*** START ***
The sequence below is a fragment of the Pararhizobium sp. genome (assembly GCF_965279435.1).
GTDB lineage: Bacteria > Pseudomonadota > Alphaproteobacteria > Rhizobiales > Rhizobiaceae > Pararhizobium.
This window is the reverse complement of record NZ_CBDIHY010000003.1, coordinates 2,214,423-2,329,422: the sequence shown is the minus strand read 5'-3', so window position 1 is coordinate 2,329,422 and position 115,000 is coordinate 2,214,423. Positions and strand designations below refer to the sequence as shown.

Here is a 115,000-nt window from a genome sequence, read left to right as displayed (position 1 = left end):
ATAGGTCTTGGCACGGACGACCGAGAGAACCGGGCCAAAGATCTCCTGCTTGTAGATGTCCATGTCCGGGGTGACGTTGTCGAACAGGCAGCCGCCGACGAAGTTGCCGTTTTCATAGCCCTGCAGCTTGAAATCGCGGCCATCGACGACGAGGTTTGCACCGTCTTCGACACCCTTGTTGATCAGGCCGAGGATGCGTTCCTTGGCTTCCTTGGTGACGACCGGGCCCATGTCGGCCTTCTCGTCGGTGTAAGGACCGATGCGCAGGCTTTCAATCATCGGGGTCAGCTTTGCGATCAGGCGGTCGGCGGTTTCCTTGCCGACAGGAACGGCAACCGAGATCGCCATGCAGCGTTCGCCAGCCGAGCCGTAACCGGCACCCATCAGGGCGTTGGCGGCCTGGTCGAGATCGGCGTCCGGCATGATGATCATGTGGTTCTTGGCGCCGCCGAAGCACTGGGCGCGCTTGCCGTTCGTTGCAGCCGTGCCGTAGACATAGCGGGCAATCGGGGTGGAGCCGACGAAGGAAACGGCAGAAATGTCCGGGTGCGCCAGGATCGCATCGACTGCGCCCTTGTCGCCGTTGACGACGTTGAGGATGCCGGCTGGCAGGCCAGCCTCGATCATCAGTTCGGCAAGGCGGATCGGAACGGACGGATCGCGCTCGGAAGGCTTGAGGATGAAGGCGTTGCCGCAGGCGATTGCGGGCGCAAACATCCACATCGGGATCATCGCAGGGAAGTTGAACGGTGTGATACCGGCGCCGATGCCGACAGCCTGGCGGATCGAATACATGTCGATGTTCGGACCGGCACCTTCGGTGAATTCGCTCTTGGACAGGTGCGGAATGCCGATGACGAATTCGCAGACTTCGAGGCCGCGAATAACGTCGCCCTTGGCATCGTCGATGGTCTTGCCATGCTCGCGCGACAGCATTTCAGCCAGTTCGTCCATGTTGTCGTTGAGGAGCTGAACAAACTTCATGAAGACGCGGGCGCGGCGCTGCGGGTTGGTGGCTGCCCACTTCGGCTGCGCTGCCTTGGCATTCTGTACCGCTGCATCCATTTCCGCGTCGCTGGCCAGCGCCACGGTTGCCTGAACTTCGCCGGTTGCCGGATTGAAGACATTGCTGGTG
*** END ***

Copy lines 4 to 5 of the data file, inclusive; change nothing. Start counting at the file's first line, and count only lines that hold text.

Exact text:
Here is a 115,000-nt window from a genome sequence, read left to right as displayed (position 1 = left end):
ATAGGTCTTGGCACGGACGACCGAGAGAACCGGGCCAAAGATCTCCTGCTTGTAGATGTCCATGTCCGGGGTGACGTTGTCGAACAGGCAGCCGCCGACGAAGTTGCCGTTTTCATAGCCCTGCAGCTTGAAATCGCGGCCATCGACGACGAGGTTTGCACCGTCTTCGACACCCTTGTTGATCAGGCCGAGGATGCGTTCCTTGGCTTCCTTGGTGACGACCGGGCCCATGTCGGCCTTCTCGTCGGTGTAAGGACCGATGCGCAGGCTTTCAATCATCGGGGTCAGCTTTGCGATCAGGCGGTCGGCGGTTTCCTTGCCGACAGGAACGGCAACCGAGATCGCCATGCAGCGTTCGCCAGCCGAGCCGTAACCGGCACCCATCAGGGCGTTGGCGGCCTGGTCGAGATCGGCGTCCGGCATGATGATCATGTGGTTCTTGGCGCCGCCGAAGCACTGGGCGCGCTTGCCGTTCGTTGCAGCCGTGCCGTAGACATAGCGGGCAATCGGGGTGGAGCCGACGAAGGAAACGGCAGAAATGTCCGGGTGCGCCAGGATCGCATCGACTGCGCCCTTGTCGCCGTTGACGACGTTGAGGATGCCGGCTGGCAGGCCAGCCTCGATCATCAGTTCGGCAAGGCGGATCGGAACGGACGGATCGCGCTCGGAAGGCTTGAGGATGAAGGCGTTGCCGCAGGCGATTGCGGGCGCAAACATCCACATCGGGATCATCGCAGGGAAGTTGAACGGTGTGATACCGGCGCCGATGCCGACAGCCTGGCGGATCGAATACATGTCGATGTTCGGACCGGCACCTTCGGTGAATTCGCTCTTGGACAGGTGCGGAATGCCGATGACGAATTCGCAGACTTCGAGGCCGCGAATAACGTCGCCCTTGGCATCGTCGATGGTCTTGCCATGCTCGCGCGACAGCATTTCAGCCAGTTCGTCCATGTTGTCGTTGAGGAGCTGAACAAACTTCATGAAGACGCGGGCGCGGCGCTGCGGGTTGGTGGCTGCCCACTTCGGCTGCGCTGCCTTGGCATTCTGTACCGCTGCATCCATTTCCGCGTCGCTGGCCAGCGCCACGGTTGCCTGAACTTCGCCGGTTGCCGGATTGAAGACATTGCTGGTG